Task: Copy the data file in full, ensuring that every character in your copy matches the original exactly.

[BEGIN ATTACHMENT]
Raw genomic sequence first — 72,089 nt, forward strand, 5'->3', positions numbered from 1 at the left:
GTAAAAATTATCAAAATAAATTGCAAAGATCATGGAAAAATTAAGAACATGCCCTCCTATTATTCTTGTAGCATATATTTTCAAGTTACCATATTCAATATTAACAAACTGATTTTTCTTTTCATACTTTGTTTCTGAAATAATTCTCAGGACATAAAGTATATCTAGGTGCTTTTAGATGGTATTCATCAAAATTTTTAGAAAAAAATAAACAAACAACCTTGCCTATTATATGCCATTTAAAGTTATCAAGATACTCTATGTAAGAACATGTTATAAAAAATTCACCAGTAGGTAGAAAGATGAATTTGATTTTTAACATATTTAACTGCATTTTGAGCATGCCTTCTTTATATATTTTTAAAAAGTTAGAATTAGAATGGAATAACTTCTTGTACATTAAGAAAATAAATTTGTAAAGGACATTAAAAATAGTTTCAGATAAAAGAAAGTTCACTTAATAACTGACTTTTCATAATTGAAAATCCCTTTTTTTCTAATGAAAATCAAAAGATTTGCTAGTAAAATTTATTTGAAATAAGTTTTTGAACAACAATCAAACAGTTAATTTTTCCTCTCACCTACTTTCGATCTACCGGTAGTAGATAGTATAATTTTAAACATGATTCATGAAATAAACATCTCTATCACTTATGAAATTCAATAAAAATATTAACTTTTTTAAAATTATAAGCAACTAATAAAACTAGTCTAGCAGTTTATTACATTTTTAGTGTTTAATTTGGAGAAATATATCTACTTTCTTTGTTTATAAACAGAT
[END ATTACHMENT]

Raw genomic sequence first — 72,089 nt, forward strand, 5'->3', positions numbered from 1 at the left:
GTAAAAATTATCAAAATAAATTGCAAAGATCATGGAAAAATTAAGAACATGCCCTCCTATTATTCTTGTAGCATATATTTTCAAGTTACCATATTCAATATTAACAAACTGATTTTTCTTTTCATACTTTGTTTCTGAAATAATTCTCAGGACATAAAGTATATCTAGGTGCTTTTAGATGGTATTCATCAAAATTTTTAGAAAAAAATAAACAAACAACCTTGCCTATTATATGCCATTTAAAGTTATCAAGATACTCTATGTAAGAACATGTTATAAAAAATTCACCAGTAGGTAGAAAGATGAATTTGATTTTTAACATATTTAACTGCATTTTGAGCATGCCTTCTTTATATATTTTTAAAAAGTTAGAATTAGAATGGAATAACTTCTTGTACATTAAGAAAATAAATTTGTAAAGGACATTAAAAATAGTTTCAGATAAAAGAAAGTTCACTTAATAACTGACTTTTCATAATTGAAAATCCCTTTTTTTCTAATGAAAATCAAAAGATTTGCTAGTAAAATTTATTTGAAATAAGTTTTTGAACAACAATCAAACAGTTAATTTTTCCTCTCACCTACTTTCGATCTACCGGTAGTAGATAGTATAATTTTAAACATGATTCATGAAATAAACATCTCTATCACTTATGAAATTCAATAAAAATATTAACTTTTTTAAAATTATAAGCAACTAATAAAACTAGTCTAGCAGTTTATTACATTTTTAGTGTTTAATTTGGAGAAATATATCTACTTTCTTTGTTTATAAACAGAT